The Untold Truth Of Barnabas

The apostle whose given name was Joses, or Joseph, has gone down in history as "Barnabas," which means "son of encouragement," a nickname given to him by the early Christian community. True to his name, after his conversion he served Jesus Christ in the humblest of ways, supporting Saul — later to take the name Paul — in his faith journey, introducing him to the rest of the Apostles and vouching for his conversion of heart despite the fact that Paul had been a feared persecutor of Christians.

Some scholars believe Barnabas may have written epistles that are now part of the New Testament, and there is even an intriguing and controversial work called the Gospel of Barnabas — which he most likely did not write.

True to his name, Barnabas is remembered for his unflagging encouragement of his fellow disciples, rather than his own accomplishments. If not for Barnabas, Christianity might not have much of what we know as the New Testament, which the New Advent Encyclopedia explains was traditionally said to be written by his companions in the new faith.

Barnabas headed a community where the faithful were first called Christians

A Jewish man born in the ancient city of Salamis on the island of Cyprus, Barnabas was one of the earliest Christians, joining them soon after the Resurrection, selling his property and giving the proceeds to the band of Jesus' followers in Jerusalem soon after he converted, as noted by the Biblical scholar Carl Gustav von Harnack. He then was made leader of the new community of faith in Antioch, the first place where believers were called Christians, according to Acts 11:26. His selfless actions were notable even amongst the other disciples. As Robin Gallaher Branch states in "Barnabas: Early Church Leader and Model of Encouragement," due to the context of a passage praising these qualities, it "may well be that the character traits of Barnabas defined the early use of the word Christian." Barnabas was recorded in the Bible as doing exactly what Jesus had encouraged them to do, as the Lord told the "rich young man" in Matthew 19:21: "Go, sell all your possessions and give to the poor, and you will have treasure in heaven. Then come, follow me."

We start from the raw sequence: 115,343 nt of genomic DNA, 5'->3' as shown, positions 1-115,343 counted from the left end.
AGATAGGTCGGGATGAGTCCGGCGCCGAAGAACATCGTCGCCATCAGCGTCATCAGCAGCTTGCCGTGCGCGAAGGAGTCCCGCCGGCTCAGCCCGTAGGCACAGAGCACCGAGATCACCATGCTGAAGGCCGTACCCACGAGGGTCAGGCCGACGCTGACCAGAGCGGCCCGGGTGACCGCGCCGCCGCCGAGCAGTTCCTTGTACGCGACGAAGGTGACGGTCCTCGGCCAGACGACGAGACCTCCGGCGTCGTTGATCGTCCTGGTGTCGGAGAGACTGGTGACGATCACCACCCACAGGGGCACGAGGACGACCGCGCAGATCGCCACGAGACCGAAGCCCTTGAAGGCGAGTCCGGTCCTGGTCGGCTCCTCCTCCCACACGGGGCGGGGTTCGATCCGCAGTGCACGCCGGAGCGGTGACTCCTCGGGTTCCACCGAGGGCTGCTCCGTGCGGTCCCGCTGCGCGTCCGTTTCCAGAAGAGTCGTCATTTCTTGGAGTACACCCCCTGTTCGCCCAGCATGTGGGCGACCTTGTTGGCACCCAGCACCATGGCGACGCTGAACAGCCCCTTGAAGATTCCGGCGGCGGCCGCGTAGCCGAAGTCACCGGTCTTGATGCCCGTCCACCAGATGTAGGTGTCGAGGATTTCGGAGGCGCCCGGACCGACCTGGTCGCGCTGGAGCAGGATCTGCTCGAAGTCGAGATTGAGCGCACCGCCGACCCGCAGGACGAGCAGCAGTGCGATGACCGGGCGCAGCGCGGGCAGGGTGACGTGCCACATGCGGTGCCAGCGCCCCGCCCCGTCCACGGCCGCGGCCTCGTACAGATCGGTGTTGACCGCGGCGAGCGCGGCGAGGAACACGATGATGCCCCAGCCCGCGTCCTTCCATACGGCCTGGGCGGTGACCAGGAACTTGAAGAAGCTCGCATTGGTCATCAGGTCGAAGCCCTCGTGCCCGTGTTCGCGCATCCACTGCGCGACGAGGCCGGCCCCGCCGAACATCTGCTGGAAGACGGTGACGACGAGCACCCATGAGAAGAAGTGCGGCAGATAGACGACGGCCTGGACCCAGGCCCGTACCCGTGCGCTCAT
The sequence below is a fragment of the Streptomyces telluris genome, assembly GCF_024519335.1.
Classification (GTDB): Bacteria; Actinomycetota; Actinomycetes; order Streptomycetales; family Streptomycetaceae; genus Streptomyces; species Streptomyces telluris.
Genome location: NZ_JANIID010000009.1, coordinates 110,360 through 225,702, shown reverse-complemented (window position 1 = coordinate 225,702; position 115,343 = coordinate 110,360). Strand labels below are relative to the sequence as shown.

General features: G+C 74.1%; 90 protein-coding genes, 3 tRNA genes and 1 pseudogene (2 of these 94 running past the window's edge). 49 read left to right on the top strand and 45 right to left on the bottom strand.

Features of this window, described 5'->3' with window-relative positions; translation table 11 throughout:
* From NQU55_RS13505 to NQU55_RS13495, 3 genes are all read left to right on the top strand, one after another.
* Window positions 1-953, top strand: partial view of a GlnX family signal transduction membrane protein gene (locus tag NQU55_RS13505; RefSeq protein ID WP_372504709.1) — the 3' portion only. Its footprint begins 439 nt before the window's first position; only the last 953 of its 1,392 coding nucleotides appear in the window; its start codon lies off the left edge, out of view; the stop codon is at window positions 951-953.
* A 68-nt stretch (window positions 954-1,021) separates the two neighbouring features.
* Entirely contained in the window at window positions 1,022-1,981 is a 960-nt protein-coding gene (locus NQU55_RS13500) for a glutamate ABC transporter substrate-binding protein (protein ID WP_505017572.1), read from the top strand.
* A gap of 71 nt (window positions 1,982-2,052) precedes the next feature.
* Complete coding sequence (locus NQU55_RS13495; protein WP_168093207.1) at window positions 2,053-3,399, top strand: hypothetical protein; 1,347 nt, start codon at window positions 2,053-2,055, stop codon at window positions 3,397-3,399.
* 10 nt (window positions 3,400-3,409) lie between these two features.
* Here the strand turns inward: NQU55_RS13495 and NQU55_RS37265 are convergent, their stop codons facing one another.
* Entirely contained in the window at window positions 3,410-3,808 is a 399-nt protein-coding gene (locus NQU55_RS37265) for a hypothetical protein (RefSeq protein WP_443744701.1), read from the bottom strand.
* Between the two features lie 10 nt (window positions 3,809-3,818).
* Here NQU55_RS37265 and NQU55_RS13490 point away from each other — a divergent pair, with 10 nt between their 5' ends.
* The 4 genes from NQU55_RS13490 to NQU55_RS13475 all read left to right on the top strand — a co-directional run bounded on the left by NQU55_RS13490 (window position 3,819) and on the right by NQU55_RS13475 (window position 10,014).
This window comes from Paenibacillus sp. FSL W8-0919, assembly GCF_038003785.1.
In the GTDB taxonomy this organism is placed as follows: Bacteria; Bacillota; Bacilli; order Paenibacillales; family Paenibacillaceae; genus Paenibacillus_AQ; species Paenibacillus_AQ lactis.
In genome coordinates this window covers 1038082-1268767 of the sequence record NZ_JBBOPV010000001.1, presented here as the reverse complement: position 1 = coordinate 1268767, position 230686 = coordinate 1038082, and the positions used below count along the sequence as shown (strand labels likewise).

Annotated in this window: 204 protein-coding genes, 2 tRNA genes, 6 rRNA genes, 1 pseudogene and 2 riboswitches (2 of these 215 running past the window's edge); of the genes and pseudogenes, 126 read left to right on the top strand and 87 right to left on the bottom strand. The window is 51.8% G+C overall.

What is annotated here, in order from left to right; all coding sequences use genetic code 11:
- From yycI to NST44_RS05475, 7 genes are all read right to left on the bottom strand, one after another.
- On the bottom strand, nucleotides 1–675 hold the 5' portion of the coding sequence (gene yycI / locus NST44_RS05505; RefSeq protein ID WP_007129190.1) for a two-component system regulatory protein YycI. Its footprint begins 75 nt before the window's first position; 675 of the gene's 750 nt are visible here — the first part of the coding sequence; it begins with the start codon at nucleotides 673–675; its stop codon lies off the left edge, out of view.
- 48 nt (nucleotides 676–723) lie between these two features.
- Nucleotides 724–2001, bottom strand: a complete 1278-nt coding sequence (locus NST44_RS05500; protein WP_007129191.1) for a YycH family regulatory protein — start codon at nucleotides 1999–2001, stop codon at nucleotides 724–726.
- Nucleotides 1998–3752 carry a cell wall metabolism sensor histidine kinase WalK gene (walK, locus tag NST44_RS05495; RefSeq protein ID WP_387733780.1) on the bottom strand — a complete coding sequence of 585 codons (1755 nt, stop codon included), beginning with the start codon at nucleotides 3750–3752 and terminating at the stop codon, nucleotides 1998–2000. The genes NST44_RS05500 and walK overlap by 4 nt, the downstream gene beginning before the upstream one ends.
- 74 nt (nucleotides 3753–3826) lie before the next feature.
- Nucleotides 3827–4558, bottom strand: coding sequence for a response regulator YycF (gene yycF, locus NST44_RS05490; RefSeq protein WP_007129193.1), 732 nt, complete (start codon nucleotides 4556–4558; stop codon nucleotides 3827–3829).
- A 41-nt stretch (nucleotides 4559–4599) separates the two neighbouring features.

This was, and still is, a radical notion; however, this sharing of resources lasted for a time amongst Christ's followers. Luke writes in Acts 4:34, "There was not a needy person among them" after the distribution of the monies from property sales. 

Barnabas introduced Paul to the Apostles

A new convert himself, Barnabas introduced Saul (Paul) to the other apostles and vouched for him to become a member of the fledgling faith; Saul was still greatly distrusted by them since he had been one of their most prominent persecutors. As Luke writes in Acts 9:26-28, "they were all afraid of him, not believing that he really was a disciple." Barnabas then related the powerful story of Saul's thunderbolt-like conversion to his fellow believers, convincing them of its authenticity. 

As an article in the Journal of Biblical Perspectives in Leadership notes, as a Pharisee, Saul was accustomed to the practice of humbly learning from others; their mentoring relationship marked a crucial juncture for Christianity as Saul learned how best to explain Jesus' teachings to other Jews and to the wider world. This was undoubtedly one of the pivotal moments in the history of Christianity since Paul went on to write much of the New Testament and was one of its most tireless missionaries, traveling throughout the Mediterranean world and founding churches wherever he went.